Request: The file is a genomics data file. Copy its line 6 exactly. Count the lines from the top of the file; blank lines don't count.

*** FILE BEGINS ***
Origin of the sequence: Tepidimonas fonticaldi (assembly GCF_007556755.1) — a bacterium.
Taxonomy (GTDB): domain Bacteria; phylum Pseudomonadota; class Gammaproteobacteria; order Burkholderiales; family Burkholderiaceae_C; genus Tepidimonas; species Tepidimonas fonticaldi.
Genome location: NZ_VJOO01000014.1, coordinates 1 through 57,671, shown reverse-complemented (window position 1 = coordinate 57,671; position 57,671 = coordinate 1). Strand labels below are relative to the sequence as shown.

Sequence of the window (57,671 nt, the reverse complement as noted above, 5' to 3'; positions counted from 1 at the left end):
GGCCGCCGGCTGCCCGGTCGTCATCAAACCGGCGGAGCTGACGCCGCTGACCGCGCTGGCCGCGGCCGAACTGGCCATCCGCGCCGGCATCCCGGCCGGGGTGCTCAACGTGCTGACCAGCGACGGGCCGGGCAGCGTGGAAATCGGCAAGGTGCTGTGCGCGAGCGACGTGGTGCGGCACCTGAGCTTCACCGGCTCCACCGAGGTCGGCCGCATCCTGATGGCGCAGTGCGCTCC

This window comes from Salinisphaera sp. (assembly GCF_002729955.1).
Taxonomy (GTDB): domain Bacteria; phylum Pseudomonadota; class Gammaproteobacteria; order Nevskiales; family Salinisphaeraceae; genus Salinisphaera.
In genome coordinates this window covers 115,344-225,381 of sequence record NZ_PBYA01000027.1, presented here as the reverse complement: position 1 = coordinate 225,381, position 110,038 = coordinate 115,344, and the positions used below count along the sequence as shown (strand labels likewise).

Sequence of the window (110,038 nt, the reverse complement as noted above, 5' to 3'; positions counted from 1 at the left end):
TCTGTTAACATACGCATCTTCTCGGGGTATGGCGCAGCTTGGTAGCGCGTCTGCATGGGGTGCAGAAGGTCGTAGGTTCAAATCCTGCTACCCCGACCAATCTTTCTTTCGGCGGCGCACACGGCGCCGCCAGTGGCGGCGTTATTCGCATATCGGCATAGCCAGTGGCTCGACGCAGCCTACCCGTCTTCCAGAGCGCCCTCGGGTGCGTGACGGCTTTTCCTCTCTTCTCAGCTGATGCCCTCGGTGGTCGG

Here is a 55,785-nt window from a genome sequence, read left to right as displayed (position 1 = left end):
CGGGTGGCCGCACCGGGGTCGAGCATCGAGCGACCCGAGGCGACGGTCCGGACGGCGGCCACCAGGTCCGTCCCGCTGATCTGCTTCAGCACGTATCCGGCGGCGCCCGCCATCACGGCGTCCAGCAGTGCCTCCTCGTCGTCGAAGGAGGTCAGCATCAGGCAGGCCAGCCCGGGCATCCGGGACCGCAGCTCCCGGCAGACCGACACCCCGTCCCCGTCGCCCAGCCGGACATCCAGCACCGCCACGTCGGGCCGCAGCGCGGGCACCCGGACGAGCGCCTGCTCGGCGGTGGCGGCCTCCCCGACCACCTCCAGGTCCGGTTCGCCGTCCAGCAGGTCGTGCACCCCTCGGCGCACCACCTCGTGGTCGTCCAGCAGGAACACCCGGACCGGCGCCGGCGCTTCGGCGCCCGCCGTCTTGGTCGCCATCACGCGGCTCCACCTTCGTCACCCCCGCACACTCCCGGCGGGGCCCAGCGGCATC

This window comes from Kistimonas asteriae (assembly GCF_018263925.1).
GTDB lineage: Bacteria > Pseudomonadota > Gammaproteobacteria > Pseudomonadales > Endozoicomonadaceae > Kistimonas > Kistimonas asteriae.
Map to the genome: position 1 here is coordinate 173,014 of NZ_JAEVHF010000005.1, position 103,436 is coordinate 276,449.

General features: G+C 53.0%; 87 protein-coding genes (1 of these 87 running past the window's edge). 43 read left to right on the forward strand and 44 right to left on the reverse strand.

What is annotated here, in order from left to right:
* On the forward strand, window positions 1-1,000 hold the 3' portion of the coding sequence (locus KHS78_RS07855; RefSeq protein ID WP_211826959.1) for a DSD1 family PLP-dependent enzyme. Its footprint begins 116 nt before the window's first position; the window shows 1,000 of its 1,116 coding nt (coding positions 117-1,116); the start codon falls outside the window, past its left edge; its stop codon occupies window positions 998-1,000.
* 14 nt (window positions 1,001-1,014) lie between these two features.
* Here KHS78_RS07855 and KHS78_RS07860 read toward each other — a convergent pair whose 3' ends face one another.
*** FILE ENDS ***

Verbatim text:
This window comes from Salinisphaera sp. (assembly GCF_002729955.1).